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Exploring the virtual wind.

Calculations of the direction and speed at which air flows past a complicated, three-dimensional object, such as an airplane, generate huge quantities of data. Conventional two-dimensional graphic images derived from these data often fail to convey the flow's complexity. Now, a team of researchers has assembled a primitive, prototype system for exploring such flow patterns, in effect allowing an investigator to step into and interact with a computer-generated environment.

Steve Bryson and Creon Levit of the NASA Ames Research Center in Mountain View, Calif., used commercially available components to create their prototype system, known as the Virtual Windtunnel.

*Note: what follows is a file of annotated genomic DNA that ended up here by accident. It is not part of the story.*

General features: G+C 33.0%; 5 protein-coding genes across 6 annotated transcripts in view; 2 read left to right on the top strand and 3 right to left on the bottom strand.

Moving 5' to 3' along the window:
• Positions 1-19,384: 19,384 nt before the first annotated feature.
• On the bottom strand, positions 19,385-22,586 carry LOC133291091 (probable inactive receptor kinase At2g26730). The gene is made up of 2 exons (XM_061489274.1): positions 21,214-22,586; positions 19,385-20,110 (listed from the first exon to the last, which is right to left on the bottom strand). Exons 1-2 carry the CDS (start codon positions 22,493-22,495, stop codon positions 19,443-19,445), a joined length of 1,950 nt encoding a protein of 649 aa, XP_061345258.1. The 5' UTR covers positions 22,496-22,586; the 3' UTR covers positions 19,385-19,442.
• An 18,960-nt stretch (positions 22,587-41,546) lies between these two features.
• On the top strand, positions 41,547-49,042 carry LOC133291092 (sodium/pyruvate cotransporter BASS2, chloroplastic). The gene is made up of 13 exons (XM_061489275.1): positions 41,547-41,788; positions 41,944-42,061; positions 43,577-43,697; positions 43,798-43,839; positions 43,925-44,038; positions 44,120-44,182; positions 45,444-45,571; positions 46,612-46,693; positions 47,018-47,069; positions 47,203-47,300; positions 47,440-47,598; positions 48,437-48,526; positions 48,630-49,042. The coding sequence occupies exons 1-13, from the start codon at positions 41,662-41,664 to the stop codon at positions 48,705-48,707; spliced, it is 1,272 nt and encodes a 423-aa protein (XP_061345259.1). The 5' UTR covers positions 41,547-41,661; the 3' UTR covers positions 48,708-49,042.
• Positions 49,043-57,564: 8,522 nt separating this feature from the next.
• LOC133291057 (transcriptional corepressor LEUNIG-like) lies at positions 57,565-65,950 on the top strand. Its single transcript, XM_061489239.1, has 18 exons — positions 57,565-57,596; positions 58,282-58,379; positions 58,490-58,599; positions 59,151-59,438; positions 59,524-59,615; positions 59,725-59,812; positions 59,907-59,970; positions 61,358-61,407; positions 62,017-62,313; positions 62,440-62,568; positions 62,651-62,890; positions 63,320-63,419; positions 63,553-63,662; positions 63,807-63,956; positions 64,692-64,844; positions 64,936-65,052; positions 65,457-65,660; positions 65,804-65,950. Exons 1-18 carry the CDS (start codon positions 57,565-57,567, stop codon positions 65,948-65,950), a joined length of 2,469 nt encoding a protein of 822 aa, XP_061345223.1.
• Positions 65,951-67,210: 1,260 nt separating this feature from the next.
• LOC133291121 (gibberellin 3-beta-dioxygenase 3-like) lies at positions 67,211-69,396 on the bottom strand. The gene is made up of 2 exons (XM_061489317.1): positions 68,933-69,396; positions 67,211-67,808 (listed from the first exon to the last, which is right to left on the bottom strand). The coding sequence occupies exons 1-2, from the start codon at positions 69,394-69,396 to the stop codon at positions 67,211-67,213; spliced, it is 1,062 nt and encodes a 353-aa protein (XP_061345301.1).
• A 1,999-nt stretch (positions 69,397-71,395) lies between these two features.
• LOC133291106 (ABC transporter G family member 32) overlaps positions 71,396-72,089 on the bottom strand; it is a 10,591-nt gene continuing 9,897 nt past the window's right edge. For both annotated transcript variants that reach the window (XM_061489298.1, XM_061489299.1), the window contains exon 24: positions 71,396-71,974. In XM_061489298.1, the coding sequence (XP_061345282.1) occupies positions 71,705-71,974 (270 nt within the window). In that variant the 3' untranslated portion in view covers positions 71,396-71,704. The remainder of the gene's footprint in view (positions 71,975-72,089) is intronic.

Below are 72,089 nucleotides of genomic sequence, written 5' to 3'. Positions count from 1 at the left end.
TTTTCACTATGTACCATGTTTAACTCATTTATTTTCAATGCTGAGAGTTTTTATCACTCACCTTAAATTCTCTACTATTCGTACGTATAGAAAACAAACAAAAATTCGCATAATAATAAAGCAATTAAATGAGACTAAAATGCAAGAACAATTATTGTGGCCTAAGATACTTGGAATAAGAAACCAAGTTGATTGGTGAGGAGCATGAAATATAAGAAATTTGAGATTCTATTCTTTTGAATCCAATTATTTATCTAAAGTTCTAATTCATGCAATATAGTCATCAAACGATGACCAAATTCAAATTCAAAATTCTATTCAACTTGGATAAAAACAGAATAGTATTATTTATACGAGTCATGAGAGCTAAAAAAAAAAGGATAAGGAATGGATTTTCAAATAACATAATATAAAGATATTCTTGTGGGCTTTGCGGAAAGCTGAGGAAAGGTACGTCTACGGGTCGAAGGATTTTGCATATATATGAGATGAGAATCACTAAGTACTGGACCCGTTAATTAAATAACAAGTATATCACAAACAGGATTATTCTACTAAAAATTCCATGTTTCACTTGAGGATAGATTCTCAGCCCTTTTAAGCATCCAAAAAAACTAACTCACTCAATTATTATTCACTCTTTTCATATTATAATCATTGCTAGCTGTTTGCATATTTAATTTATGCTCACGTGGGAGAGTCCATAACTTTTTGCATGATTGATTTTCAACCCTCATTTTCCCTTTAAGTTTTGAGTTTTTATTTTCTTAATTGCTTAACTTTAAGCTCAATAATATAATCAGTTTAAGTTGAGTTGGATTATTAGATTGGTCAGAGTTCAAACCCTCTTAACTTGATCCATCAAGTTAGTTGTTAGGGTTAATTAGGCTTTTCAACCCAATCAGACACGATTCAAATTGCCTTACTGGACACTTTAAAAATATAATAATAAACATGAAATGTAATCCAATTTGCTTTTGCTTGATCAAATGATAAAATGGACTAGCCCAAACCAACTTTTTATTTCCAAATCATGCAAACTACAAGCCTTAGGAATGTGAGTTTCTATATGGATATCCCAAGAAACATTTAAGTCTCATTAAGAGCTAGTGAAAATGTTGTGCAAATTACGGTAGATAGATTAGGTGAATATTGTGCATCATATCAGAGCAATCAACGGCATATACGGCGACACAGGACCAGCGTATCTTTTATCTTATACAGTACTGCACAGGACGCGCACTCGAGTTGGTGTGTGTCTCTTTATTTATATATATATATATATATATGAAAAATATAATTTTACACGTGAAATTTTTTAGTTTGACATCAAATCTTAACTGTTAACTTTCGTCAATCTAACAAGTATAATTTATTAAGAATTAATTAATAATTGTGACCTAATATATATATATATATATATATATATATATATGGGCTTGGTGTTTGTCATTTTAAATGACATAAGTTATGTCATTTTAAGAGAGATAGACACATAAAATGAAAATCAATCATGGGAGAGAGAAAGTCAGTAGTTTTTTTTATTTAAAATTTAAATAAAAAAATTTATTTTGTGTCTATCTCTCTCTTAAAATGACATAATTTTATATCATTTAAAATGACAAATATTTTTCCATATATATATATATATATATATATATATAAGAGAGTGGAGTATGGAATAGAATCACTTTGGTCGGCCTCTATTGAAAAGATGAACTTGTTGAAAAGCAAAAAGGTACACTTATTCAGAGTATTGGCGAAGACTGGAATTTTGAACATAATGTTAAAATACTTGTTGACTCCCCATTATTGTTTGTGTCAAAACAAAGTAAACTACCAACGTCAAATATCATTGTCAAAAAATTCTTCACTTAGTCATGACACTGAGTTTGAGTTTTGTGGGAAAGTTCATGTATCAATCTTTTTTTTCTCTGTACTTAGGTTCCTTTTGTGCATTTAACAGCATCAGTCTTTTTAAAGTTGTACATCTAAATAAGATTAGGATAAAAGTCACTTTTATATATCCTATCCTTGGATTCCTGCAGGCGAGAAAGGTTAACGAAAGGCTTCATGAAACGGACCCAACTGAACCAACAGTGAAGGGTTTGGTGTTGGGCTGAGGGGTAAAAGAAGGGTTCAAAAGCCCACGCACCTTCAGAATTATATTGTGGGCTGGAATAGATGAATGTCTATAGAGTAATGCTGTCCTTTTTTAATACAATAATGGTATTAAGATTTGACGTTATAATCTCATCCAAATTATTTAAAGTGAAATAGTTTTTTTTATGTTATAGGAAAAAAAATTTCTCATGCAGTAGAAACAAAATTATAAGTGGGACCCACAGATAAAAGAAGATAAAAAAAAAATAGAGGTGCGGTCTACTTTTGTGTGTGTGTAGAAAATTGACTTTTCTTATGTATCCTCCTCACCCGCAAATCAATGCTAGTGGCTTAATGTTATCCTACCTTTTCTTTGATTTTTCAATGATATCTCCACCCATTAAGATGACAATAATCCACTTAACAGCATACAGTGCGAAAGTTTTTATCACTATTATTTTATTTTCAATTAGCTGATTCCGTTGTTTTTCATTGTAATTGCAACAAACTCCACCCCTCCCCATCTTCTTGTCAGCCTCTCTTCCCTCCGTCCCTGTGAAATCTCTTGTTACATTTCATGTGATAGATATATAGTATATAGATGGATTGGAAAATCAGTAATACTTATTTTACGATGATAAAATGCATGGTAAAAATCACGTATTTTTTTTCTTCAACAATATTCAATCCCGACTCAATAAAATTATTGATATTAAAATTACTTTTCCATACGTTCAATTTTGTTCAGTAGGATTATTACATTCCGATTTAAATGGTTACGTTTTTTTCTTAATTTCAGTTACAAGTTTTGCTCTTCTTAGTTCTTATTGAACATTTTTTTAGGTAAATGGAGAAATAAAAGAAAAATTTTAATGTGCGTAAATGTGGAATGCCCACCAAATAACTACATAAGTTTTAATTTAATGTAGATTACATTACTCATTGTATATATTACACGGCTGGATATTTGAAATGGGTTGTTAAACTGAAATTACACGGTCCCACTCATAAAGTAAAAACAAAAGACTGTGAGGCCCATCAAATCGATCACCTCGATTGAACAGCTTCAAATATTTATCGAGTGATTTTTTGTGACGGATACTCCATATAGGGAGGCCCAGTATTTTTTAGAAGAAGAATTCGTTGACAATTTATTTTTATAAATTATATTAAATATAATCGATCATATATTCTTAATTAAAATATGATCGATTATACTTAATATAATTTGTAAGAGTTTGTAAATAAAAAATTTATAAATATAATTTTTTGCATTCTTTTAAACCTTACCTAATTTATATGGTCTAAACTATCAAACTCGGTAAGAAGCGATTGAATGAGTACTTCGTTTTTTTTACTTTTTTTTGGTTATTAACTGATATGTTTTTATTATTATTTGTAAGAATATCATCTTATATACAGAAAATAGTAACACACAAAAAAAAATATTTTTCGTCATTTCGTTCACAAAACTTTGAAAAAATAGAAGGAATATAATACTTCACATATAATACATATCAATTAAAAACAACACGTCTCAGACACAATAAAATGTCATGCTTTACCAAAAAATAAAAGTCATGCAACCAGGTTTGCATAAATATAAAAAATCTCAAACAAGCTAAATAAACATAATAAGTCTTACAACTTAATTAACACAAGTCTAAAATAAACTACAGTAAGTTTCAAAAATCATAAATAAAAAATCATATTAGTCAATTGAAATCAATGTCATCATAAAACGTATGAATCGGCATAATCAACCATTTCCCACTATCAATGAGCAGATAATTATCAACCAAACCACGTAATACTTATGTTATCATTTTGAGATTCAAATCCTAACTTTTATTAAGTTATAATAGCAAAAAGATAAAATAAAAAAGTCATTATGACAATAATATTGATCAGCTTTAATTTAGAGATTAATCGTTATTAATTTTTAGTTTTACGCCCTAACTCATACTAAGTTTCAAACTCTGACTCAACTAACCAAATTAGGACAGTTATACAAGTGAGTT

Through computer graphics and special input devices, the system creates the illusion of being surrounded by a flow. The user looks through a boom-mounted device resembling a diver's mask, which contains two small television sets to produce a wide-angle, stereoscopic image. A computer tracks the viewer's head position and generates the appropriate views. The user also wears a flexible glove fitted with sensors to manipulate the image in various ways. For example, to visualize the direction of flow in a particular region, a researcher can use the glove to specify the starting point for a computer-rendered stream of smoke, and then walk around to see the resulting flow pattern from different angles.

"It puts the computations right in front of the researcher," Bryson says. "It allows real interaction with the data."
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Title Annotation:computer graphics for research on air flow patterns
Author:Peterson, Ivars
Publication:Science News
Date:Jun 22, 1991
Words:229
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